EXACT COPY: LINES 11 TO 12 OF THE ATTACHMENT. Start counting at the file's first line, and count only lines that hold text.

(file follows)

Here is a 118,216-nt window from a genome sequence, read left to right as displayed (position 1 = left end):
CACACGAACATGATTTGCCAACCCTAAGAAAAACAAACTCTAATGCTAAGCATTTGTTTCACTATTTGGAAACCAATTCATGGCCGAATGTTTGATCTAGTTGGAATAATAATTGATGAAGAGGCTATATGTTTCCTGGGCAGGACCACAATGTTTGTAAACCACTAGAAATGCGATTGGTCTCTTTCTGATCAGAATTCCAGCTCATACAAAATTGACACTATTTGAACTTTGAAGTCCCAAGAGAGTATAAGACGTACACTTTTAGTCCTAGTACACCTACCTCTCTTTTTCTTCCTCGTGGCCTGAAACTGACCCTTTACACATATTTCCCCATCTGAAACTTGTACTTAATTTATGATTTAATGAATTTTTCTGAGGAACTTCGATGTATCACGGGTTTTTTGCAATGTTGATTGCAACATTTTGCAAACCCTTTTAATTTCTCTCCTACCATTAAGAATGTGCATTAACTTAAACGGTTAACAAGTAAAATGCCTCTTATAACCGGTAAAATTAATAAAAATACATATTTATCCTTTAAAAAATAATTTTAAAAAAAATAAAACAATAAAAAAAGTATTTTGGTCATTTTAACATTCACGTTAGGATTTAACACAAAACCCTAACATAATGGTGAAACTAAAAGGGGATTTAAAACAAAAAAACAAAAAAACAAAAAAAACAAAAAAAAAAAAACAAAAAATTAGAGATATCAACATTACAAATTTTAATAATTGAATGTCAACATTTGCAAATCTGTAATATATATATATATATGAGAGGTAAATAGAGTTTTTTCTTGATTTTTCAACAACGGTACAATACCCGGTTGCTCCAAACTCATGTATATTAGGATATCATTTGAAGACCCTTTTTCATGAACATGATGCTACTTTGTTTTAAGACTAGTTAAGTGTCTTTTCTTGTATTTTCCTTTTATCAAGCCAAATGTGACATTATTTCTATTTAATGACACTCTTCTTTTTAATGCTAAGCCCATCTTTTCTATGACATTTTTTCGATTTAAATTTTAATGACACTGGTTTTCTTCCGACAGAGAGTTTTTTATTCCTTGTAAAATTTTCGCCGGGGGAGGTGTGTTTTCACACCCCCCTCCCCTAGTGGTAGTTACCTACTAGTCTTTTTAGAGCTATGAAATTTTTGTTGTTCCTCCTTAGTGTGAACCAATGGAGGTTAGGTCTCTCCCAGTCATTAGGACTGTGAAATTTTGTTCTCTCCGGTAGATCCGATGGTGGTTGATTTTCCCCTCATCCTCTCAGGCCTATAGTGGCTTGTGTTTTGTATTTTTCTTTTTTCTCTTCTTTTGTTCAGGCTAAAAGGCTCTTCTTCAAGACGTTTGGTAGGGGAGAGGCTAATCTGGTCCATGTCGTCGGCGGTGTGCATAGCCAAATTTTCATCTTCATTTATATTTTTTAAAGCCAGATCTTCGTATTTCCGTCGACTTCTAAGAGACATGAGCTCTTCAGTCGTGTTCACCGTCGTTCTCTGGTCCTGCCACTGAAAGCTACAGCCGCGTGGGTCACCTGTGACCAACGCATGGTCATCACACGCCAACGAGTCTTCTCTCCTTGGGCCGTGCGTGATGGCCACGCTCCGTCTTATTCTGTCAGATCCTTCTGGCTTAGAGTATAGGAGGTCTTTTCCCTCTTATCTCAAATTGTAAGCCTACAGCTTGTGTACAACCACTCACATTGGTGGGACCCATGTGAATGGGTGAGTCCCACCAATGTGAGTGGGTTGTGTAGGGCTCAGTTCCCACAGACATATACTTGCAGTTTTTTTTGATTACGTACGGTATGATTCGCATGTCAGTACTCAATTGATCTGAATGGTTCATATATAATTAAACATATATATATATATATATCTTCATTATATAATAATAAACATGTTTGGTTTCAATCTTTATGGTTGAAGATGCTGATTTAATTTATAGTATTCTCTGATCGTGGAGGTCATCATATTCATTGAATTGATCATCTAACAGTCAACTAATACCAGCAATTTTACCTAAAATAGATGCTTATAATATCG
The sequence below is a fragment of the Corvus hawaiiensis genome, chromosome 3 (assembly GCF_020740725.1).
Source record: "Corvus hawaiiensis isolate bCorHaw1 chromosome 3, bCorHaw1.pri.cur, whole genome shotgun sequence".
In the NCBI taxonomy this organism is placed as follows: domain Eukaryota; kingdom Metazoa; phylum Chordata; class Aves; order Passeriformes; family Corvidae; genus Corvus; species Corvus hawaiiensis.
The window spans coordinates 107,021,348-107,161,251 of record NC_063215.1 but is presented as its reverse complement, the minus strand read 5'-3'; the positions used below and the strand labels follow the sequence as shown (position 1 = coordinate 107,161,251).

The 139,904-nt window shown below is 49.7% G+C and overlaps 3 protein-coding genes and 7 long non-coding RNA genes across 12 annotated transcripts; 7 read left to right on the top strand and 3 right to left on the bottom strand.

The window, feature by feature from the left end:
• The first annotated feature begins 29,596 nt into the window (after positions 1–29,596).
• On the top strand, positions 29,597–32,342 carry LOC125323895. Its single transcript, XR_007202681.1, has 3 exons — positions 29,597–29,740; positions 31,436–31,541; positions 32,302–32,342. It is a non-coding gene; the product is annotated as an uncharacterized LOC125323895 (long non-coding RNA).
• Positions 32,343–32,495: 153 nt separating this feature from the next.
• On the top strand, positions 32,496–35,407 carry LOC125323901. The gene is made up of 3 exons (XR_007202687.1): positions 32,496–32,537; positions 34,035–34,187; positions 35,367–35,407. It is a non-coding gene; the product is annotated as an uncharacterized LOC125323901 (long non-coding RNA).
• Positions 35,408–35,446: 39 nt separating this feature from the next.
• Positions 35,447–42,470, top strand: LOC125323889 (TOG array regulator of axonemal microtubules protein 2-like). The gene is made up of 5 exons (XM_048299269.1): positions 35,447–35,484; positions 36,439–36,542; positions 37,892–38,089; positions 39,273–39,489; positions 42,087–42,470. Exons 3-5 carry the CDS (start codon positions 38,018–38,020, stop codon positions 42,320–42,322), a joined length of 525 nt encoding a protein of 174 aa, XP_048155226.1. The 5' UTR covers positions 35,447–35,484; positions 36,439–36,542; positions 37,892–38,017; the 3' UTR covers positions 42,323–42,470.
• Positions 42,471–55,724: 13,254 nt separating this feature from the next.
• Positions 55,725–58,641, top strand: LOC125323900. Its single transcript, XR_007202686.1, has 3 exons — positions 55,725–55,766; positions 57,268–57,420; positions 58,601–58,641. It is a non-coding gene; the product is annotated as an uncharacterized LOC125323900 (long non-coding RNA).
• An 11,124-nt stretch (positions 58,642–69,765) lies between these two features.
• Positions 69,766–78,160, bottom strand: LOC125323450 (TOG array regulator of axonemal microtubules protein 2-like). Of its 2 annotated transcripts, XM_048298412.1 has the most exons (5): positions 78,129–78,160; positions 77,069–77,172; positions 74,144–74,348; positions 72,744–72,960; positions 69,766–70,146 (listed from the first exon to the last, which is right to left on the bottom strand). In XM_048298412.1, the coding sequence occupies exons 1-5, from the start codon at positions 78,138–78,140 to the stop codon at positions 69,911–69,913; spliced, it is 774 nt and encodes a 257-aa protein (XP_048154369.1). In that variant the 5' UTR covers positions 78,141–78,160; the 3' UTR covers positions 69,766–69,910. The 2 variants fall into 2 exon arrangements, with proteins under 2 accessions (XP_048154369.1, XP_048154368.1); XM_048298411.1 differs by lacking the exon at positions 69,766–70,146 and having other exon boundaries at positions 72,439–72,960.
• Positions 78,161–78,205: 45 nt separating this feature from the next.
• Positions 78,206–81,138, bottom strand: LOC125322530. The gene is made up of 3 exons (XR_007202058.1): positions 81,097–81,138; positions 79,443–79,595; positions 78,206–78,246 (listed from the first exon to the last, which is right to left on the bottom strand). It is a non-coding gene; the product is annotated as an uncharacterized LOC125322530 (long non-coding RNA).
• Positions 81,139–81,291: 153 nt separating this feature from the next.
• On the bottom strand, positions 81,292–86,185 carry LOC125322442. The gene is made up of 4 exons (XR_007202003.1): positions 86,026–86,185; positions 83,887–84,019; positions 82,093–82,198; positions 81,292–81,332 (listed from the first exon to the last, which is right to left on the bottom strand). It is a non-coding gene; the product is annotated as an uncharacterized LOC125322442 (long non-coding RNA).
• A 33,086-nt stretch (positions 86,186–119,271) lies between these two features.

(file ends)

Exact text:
• Positions 32,343–32,495: 153 nt separating this feature from the next.
• On the top strand, positions 32,496–35,407 carry LOC125323901. The gene is made up of 3 exons (XR_007202687.1): positions 32,496–32,537; positions 34,035–34,187; positions 35,367–35,407. It is a non-coding gene; the product is annotated as an uncharacterized LOC125323901 (long non-coding RNA).